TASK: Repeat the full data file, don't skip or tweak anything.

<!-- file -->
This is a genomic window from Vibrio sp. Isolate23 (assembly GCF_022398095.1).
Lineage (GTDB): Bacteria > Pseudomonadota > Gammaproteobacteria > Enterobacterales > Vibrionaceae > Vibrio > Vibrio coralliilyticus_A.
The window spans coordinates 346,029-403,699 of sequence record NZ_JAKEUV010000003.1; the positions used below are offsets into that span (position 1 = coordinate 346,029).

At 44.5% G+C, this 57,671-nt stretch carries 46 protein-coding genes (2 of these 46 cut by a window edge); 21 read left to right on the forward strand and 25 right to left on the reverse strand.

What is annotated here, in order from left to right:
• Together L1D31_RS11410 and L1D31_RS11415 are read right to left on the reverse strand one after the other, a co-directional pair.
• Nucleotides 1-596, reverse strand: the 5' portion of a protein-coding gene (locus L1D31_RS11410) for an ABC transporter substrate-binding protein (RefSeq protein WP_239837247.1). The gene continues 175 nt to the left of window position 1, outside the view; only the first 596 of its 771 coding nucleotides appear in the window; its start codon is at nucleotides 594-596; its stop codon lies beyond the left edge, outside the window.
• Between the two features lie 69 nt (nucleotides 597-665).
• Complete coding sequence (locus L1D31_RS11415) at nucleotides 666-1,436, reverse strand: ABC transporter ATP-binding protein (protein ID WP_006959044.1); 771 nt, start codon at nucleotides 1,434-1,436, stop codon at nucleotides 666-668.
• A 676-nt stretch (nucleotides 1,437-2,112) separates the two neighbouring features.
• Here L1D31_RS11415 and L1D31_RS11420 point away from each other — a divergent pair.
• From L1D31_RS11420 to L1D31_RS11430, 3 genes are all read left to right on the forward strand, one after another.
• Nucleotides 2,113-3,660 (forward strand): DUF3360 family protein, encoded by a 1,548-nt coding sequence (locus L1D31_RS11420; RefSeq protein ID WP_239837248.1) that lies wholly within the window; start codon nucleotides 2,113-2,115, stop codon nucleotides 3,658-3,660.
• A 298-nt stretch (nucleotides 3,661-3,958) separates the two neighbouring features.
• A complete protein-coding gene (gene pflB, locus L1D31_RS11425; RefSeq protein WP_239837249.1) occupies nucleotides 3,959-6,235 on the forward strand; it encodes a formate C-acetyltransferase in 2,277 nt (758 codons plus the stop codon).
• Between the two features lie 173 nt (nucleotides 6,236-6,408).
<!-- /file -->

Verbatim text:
This is a genomic window from Vibrio sp. Isolate23 (assembly GCF_022398095.1).
Lineage (GTDB): Bacteria > Pseudomonadota > Gammaproteobacteria > Enterobacterales > Vibrionaceae > Vibrio > Vibrio coralliilyticus_A.
The window spans coordinates 346,029-403,699 of sequence record NZ_JAKEUV010000003.1; the positions used below are offsets into that span (position 1 = coordinate 346,029).

At 44.5% G+C, this 57,671-nt stretch carries 46 protein-coding genes (2 of these 46 cut by a window edge); 21 read left to right on the forward strand and 25 right to left on the reverse strand.

What is annotated here, in order from left to right:
• Together L1D31_RS11410 and L1D31_RS11415 are read right to left on the reverse strand one after the other, a co-directional pair.
• Nucleotides 1-596, reverse strand: the 5' portion of a protein-coding gene (locus L1D31_RS11410) for an ABC transporter substrate-binding protein (RefSeq protein WP_239837247.1). The gene continues 175 nt to the left of window position 1, outside the view; only the first 596 of its 771 coding nucleotides appear in the window; its start codon is at nucleotides 594-596; its stop codon lies beyond the left edge, outside the window.
• Between the two features lie 69 nt (nucleotides 597-665).
• Complete coding sequence (locus L1D31_RS11415) at nucleotides 666-1,436, reverse strand: ABC transporter ATP-binding protein (protein ID WP_006959044.1); 771 nt, start codon at nucleotides 1,434-1,436, stop codon at nucleotides 666-668.
• A 676-nt stretch (nucleotides 1,437-2,112) separates the two neighbouring features.
• Here L1D31_RS11415 and L1D31_RS11420 point away from each other — a divergent pair.
• From L1D31_RS11420 to L1D31_RS11430, 3 genes are all read left to right on the forward strand, one after another.
• Nucleotides 2,113-3,660 (forward strand): DUF3360 family protein, encoded by a 1,548-nt coding sequence (locus L1D31_RS11420; RefSeq protein ID WP_239837248.1) that lies wholly within the window; start codon nucleotides 2,113-2,115, stop codon nucleotides 3,658-3,660.
• A 298-nt stretch (nucleotides 3,661-3,958) separates the two neighbouring features.
• A complete protein-coding gene (gene pflB, locus L1D31_RS11425; RefSeq protein WP_239837249.1) occupies nucleotides 3,959-6,235 on the forward strand; it encodes a formate C-acetyltransferase in 2,277 nt (758 codons plus the stop codon).
• Between the two features lie 173 nt (nucleotides 6,236-6,408).